I agree with what the others have said. It is true too that you do have to be on point with your eating. You can't out train a bad diet. all the workouts in the world won't fix a bad diet. If you eat too little your body will hold onto the fat you already have.
Fitness Minutes: (86,188)
12/2/12 7:56 A
That's pretty much it; what the other two posters stated. The closer you get to your goal weight the smaller of a calorie deficit you are able to create. A person who starts losing weight in their obese BMI may expect to lose 2-3 lbs/week. A person in their overweight BMI 1-2 lbs/week and a person in their healthy BMI 1/2-1 lbs/week, generally speaking of course.
I lost 2-3 lbs my first 2 months and reached my healthy BMI relatively quickly. Once I got to my my healthy BMI it was 1-2 lbs/week. Now I am in the middle of my healthy BMI and I've slowed down to 1/2-1 lbs/week.
Edit: I'm curious too. I peaked at your nutrition tracker and saw most days you are well under 1000 cals. Is this because you're not tracking certain meals or are you really eating that low? Either could be a possible reason you're experiencing a slow loss. I would take a good hard look at your diet because diet is 80% of weight loss. Maybe compare it to other members' nutrition trackers who have experienced success and see what you can do to improve your diet.
I agree with Papamikie - it is a better way to think of it as weight loss slowing down as you approach your goal weight.
Someone with 80 lbs to lose may well lose at 2 lbs per week, but as they continue to lose weight and get down to 20 lbs to lose, they are likely to see that rate of weight loss slow down considerably.
Also, it is a common response to exercise for your lean mass to increase. This can lead to a slower change in the scale, even as you are burning fat. Often the tape is a better means of tracking your progress than the scale.
Fitness Minutes: (108,468)
3,984 12/2/12 5:56 A
To be clear on the how much to loss and weight loss. It is as we get closer to our target goal we will be loosing less. when I weight close to 250 pounds I burned more calories for running a km than when I weighed 160. I was not carying 90 pounds which both caused me to work more and also required calories to feed it. When I started my goal I had two other people I know who also lost about 90 pounds so between us we lost about 270 pounds (1 overweight person) That 270 pounds had previously burned calories each day.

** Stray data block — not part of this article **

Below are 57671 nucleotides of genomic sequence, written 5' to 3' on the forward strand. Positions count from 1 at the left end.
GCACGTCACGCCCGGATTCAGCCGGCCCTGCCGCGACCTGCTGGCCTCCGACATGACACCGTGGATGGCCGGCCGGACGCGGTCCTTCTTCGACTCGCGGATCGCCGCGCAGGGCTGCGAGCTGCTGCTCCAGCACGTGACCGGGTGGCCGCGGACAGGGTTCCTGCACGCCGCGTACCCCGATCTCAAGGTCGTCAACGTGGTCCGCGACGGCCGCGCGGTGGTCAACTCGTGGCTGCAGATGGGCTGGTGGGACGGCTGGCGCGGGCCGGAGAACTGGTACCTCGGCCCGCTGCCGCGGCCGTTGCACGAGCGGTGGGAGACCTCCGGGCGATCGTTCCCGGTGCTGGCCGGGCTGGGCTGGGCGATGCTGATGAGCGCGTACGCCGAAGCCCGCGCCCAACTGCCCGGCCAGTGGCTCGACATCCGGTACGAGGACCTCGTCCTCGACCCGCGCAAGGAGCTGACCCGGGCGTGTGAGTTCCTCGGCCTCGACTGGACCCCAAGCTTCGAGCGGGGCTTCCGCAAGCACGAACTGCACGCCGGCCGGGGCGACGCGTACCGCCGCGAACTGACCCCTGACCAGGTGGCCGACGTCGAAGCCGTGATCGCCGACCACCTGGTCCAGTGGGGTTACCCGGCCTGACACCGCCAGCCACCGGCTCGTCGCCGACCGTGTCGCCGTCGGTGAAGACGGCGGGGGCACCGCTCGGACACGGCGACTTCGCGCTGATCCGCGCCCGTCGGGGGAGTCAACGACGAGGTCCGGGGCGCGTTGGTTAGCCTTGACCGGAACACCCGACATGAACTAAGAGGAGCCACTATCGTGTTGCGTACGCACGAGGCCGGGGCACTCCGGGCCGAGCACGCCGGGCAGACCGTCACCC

So as you get closer to your target you carry less weight and so it is less work to do the same workout. Also your at rest calorie demand is less as each pound we have requires some calories to feed it while the body is at rest.
Hi. I did some research on 'Google and I learnt some things. But--I just wanted to discuss about it.
I read that the less weight you have to lose, the longer it WILL take,. Is that true.
I have to lose 22 pounds for now (But I'm interested to lose almost 30 pounds) The thing is my weight-loss has been amazingly SLOW
I started in March and to this day I have lost just 8-10 pounds. And, I admit July/august I did not stay much on track. Since September I have been very active and disciplined and finally lost one...ONE kilo ( 2.2 pounds) And--that's it.
So--coming back to what I read, it states that if you have less weight to lose it takes longer. So, if I had 100 pounds to lose would my weight loss be faster? ??? What can I expect?
I have seen that treadmill does NOT suite me. In September I did just treadmill for 60 mins a day. No loss! And, when I started WATP I saw a small loss! So--is it possible to do WATP daily? I could alternate between 4/5/3 miles respectively.
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